Trade to Reds signaled start of second act for Seaver

Part of the INSIDE PITCH series
Written by: Craig Muder

It was called “The Midnight Massacre” – a trade that was unthinkable for most Mets fans and unbelievable for those who followed the Reds.

In the final hours of June 15, 1977, Tom Seaver was dealt from New York to Cincinnati, ending weeks of speculation. The Reds sent four players – Doug Flynn, Steve Henderson, Dan Norman and Pat Zachry – to the Mets, bolstering Cincinnati’s chances at a third straight World Series crown.

For the Mets – who traded slugging outfielder Dave Kingman to the Padres on the same day – a full rebuild commenced.

“Mets Deal Stars: Seaver to Reds; Kingman to S.D.” screamed the front page of the New York Daily News in bold type that – along with a photo of Seaver – took up the entire front page.

Though the trade was shocking, it was not unexpected.

A year earlier, rumors swirled about a possible Seaver-for-Don Sutton deal between the Mets and Dodgers. Then throughout the first months of the 1977 season, tensions between Seaver and M. Donald Grant – chairman of the board for the Mets – escalated as the two parties discussed a potential contract extension.

“It is with sincere regret,” Grant said in a statement following the trade, “that we have met Tom Seaver’s request and traded him to Cincinnati.”

Seaver, then 32, had already won three National League Cy Young Awards and led the Mets to the 1969 World Series title. Widely acclaimed as the best pitcher in the game, Seaver was 7-3 with a 3.00 ERA in 13 starts at the time of the deal.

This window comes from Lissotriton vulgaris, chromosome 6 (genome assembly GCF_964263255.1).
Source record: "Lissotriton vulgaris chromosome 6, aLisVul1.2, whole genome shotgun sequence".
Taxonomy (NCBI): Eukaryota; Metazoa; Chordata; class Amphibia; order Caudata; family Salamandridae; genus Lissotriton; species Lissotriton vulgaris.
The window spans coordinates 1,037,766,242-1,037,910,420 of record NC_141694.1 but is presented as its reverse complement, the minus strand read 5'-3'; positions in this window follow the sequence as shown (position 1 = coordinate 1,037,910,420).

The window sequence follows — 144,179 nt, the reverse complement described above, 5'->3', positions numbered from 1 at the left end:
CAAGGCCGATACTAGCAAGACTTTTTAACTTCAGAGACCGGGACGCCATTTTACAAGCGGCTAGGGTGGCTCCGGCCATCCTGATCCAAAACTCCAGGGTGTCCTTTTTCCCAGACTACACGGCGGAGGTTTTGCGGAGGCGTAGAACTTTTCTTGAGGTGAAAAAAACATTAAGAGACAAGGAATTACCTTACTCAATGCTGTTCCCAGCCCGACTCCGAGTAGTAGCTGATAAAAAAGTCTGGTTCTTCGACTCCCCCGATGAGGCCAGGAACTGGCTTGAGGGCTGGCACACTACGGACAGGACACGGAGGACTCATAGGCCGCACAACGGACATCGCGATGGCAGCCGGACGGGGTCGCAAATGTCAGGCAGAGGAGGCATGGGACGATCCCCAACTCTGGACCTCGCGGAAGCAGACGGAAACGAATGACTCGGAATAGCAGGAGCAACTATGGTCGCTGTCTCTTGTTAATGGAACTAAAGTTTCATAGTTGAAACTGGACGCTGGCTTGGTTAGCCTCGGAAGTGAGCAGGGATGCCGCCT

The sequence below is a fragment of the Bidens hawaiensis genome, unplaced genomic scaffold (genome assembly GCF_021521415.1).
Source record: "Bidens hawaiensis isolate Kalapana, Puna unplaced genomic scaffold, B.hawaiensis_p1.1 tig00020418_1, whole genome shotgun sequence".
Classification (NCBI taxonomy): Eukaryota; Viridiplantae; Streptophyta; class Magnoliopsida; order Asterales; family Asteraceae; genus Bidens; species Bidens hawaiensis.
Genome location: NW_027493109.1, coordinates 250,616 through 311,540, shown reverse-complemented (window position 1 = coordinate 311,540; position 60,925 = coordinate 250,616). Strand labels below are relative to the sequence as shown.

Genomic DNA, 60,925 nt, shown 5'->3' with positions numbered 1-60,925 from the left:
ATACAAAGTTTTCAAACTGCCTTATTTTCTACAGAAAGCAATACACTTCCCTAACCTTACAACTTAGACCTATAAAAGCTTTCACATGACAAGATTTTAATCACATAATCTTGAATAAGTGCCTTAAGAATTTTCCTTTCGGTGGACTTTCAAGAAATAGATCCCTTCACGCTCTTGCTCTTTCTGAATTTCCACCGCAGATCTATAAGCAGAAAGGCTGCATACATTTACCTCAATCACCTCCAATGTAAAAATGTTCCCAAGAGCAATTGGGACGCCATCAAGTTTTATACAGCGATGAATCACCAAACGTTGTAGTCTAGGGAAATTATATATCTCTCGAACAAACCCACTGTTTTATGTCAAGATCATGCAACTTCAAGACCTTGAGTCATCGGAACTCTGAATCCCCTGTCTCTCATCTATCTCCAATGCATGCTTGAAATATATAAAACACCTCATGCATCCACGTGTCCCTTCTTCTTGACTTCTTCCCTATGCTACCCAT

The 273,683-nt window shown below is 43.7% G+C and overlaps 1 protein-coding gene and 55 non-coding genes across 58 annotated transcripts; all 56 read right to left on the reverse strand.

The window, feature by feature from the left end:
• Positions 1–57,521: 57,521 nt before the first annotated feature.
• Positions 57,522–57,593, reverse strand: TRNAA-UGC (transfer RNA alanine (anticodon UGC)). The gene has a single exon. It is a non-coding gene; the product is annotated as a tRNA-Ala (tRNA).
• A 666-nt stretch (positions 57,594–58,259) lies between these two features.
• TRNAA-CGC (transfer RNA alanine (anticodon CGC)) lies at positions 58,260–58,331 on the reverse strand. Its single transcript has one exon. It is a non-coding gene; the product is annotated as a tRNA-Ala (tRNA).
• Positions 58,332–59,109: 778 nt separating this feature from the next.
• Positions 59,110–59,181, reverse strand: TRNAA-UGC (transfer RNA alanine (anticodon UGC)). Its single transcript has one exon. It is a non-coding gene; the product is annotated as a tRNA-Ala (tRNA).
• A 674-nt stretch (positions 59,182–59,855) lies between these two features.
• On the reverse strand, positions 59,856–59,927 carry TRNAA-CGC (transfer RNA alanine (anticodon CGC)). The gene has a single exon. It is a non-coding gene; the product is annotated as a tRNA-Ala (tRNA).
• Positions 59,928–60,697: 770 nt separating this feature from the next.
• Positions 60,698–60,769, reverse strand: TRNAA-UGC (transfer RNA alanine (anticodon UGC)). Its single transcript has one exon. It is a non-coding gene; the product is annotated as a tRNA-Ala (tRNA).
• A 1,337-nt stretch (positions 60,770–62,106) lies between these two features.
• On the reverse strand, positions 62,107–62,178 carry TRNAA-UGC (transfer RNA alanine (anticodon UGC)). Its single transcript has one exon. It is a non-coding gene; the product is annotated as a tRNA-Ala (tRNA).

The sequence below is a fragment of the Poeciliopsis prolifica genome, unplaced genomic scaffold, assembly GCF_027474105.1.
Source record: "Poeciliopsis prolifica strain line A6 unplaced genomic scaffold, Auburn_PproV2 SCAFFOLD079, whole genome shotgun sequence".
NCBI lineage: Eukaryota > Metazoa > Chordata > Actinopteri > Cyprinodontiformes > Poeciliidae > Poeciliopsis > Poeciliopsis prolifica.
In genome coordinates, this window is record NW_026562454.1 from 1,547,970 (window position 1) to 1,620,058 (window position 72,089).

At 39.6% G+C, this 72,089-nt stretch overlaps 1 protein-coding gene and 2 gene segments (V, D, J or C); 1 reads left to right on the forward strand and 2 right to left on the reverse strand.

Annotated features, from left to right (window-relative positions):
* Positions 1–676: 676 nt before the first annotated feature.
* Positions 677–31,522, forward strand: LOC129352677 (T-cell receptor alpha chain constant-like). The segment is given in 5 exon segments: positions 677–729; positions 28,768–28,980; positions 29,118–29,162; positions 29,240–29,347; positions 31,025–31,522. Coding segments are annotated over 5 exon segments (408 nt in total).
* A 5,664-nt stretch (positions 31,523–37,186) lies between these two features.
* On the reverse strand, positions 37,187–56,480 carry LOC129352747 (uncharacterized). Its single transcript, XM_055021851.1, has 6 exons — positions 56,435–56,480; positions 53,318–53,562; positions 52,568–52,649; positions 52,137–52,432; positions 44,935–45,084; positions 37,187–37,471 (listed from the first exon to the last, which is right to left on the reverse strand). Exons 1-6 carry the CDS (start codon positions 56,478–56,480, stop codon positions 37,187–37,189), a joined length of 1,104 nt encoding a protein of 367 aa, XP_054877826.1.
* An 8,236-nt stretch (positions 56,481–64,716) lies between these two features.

“We didn’t want to trade Tom,” Mets general manager Joe McDonald told United Press International. “But it got to a situation where he was totally unhappy.”

The Reds, meanwhile, suddenly found themselves thinking about a Three-Peat despite being seven games behind the Dodgers in the race for the NL West title.

“He’s the greatest,” Cincinnati manager Sparky Anderson told UPI about Seaver. “His statistics are incredible and the guy is a great performer. He won’t win every game, but I’ll tell you: He’ll win a bunch of them.”

Seaver made Anderson’s statement look good by going 14-3 with a 2.34 ERA in 20 starts for the Reds, finishing the season with a 21-6 record, 2.58 ERA and a big league-best seven shutouts. Cincinnati wound up 10 games behind the Dodgers, but Seaver’s performance brought him a third-place finish in the NL Cy Young Award voting.

Seaver would stay with the Reds through the 1982 season before returning to the Mets for one year and then finishing his career with the White Sox and the Red Sox. He posted a final mark of 311-205 with a 2.86 ERA and 3,640 strikeouts.

He was elected to the Hall of Fame in 1992.

“It’s happy and sad,” Seaver told the Associated Press following the trade. “It’s sad because you leave memories and people you’ve worked with for 12 years. Buddy Harrelson…Jerry Koosman…Jerry Grote. People you have love and respect for.

“I’ve given (the fans) a great number of thrills, and they’ve been equally returned.”


Craig Muder is the director of communications for the National Baseball Hall of Fame and Museum

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Part of the INSIDE PITCH series